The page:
1. Pardoning of sin in the court of heaven, it belongeth to God peculiarly: Dan. ix. 9, ‘To the Lord our God belong mercies and forgivenesses,’ etc. It is God alone can do it, for two reasons.

[l.] He is the wronged party.

[2.] He is the supreme judge.

( 1.) He is the wronged party, against whom the offence is committed: Ps. li. 4, ‘Against thee, against thee only, have I sinned.’ He had sinned against Bathsheba, against Uriah, whose death he projected. How is it said, ‘against thee only’? There may be wrong and hurt done to a creature, but the sin is against God, as it is a breach of his law, and a despising of his sovereign authority; the injury done to the creature is nothing in comparison of the offence done to God, against so many obligations wherein we stand bound to hire amongst men, we distinguish between the crime and the wrong. And a criminal action is one thing, and an action of wrong and trespass is another. If a man steal from another, it is not enough to make him restitution, but he must satisfy the law.

(2.) He is the supreme judge.

Father, Son, and Holy Ghost, as one God, are the judge of all the earth, to whom they must be accountable for the offence: Gen. xviii. 25, ‘Shall not the judge of all the earth do right?’ But in the mystery of redemption, thither, as first in order of the persons is represented as the judge, to whom the satisfaction is tendered, and who doth authoritatively pass a sentence of absolution. And therefore it is said, 1 John ii. 1, ‘We have an advocate with the Father, Jesus Christ the righteous.’ He is to deal with him as the supreme judge; and it is God that justifieth,’ Rom. viii. 33. The whole business of our acquitment is carried on by the Father, who is to receive the satisfaction, and our humble addresses for pardon.

But to answer some objections that may arise.

Object. 1. It is said, Mat. ix. 6, 1 ‘The Son of man hath power on earth to forgive sins.’

I answer: That is brought there as an argument of his Godhead. He that was the Son of man was also very God; and therefore upon earth, in the time of his humiliation, he had power to forgive sins, for he ceased not to be God when incarnate. And it became him to discover himself, as by his divine power in the work of miracles, so his divine authority in the forgiveness of sins.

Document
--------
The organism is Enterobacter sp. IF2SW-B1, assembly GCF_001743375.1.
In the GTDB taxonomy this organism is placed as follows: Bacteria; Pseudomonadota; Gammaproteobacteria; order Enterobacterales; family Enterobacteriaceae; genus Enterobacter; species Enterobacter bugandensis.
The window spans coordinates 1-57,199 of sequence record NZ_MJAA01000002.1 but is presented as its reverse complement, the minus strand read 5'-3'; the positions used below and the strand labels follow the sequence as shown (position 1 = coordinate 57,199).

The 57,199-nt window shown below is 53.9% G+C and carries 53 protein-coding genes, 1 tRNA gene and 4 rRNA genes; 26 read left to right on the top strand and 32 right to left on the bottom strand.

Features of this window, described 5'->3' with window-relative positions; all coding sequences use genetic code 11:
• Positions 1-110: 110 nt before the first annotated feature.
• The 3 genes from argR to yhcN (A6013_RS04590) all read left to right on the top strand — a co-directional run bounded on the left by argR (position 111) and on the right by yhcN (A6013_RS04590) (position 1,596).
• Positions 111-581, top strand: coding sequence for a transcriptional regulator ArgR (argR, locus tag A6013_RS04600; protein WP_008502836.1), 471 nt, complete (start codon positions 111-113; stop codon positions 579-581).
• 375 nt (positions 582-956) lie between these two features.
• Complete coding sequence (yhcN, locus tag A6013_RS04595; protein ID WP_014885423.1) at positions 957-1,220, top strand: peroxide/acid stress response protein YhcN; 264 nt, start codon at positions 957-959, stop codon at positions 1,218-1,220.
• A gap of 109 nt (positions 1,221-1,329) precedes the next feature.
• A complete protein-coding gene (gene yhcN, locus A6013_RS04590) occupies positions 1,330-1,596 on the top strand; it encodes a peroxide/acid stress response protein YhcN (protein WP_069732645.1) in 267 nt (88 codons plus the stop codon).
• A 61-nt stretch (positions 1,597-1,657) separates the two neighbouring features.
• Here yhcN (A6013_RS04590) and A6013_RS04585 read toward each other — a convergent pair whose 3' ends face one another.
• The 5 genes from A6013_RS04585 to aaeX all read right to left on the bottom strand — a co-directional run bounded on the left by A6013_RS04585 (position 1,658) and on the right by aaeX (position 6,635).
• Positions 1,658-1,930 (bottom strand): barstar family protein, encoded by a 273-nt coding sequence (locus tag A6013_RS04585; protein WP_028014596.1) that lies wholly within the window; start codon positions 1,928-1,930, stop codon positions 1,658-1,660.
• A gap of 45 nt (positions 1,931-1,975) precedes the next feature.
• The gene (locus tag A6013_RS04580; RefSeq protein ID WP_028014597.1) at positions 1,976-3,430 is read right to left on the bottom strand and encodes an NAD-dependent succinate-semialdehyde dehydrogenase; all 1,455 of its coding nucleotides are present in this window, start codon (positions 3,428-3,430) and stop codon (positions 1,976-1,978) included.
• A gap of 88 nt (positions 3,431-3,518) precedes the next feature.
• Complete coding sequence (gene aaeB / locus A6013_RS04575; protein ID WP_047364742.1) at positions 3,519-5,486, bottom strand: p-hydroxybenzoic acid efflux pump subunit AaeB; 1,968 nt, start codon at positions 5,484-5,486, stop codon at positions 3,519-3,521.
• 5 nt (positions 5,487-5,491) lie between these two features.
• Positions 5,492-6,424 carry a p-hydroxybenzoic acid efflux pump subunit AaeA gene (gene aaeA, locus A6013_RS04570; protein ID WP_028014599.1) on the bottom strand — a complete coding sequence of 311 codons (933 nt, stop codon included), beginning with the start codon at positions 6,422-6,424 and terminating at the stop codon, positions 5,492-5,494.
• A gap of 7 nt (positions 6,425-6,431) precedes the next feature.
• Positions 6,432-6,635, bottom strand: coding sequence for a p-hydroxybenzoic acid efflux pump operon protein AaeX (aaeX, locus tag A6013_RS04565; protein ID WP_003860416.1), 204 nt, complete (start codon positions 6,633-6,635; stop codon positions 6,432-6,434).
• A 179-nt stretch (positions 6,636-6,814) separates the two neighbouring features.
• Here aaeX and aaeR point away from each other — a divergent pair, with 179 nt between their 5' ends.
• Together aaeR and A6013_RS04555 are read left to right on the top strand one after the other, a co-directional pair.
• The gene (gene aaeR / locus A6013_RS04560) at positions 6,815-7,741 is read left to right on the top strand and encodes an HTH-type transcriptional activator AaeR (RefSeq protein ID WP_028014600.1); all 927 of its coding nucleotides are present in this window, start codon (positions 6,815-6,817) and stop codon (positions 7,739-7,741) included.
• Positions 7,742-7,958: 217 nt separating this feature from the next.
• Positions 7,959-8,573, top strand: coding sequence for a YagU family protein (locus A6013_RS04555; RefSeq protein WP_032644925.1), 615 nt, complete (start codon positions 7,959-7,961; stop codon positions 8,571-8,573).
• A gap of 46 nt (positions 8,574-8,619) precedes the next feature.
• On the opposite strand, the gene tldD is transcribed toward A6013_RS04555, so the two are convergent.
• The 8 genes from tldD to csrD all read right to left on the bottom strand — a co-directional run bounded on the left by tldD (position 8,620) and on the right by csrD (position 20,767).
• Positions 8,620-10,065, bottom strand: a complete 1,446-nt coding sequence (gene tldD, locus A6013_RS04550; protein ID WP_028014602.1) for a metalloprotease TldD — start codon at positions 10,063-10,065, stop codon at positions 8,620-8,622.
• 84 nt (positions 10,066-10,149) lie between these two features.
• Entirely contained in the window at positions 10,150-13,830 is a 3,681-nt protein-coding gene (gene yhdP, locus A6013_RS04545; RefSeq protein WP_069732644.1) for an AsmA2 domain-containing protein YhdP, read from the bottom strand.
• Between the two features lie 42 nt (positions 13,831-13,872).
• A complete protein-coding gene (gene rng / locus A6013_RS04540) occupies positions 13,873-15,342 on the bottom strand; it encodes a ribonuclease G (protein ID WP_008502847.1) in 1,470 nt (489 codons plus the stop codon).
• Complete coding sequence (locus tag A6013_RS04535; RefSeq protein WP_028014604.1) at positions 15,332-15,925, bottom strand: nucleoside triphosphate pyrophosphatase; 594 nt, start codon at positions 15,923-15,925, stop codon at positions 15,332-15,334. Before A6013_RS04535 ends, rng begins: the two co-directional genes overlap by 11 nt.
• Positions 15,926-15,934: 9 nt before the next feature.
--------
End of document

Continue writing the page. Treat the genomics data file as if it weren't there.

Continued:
Object. 2. Is taken from the text, ‘Forgive us our debts, as we forgive those that trespass against us.’ I answer: In sin, there is the obliquity or fault in it, and the hurt or detriment that redounds to man by it. As it is a breach of the law of God, or an offence to his infinite majesty, God can only pardon it, or dispense with it. As it is a hurt to us, so restitution is to be made to man, and man can pardon or forgive it.

Object. 3. It is said, John xx. 23, ‘Whosesoever sins ye remit, they are remitted unto them; and whosesoever sins ye retain, they are retained.’ So that it seemeth man hath a power to remit sins.

I answer: They do it declaratively, and by commission from God. The officers of the church have the keys of the kingdom of heaven committed to them; the key of knowledge or doctrine, and the key of order and discipline. Accordingly this power is called, ‘The keys of the kingdom of heaven,’ Mat. xvi. 19. And the use of them is to open or shut the doors of God’s house, and to ‘bind or loose,’ as the expression is, Mat. xviii. 18. That is, to pronounce guilty and liable to judgment, or to absolve and set free declaratively and in God’s name; or, as it is literally expressed in the place alleged, to remit or retain. The key of doctrine is exercised about all sin as sin, were it never so secret and inward; and the key of order and discipline about sin only as it is scandalous and infectious. Now what they act ministerially, according to their commission, it is ratified in heaven, for it is a declaration or intimation of the sentence already passed there. So that a declarative and ministerial power is given to the church; but the authoritative power of forgiving sins, that God hath reserved to himself. Man can remit doctrinally, and by way of judicial procedure, but that is only by way of commission and ministerial deputation. Such as are penitent, and feel the bonds of their sins, they do declaratively absolve and loose them, or take off the censure judicially inflicted for their scandalous carriage. This ministerial forgiving, however carnal hearts may slight it, both in doctrine and discipline, yet being according to the rules of the word, is owned by God, and the penitent shall feel it to their encouragement, and the obstinate to their terror.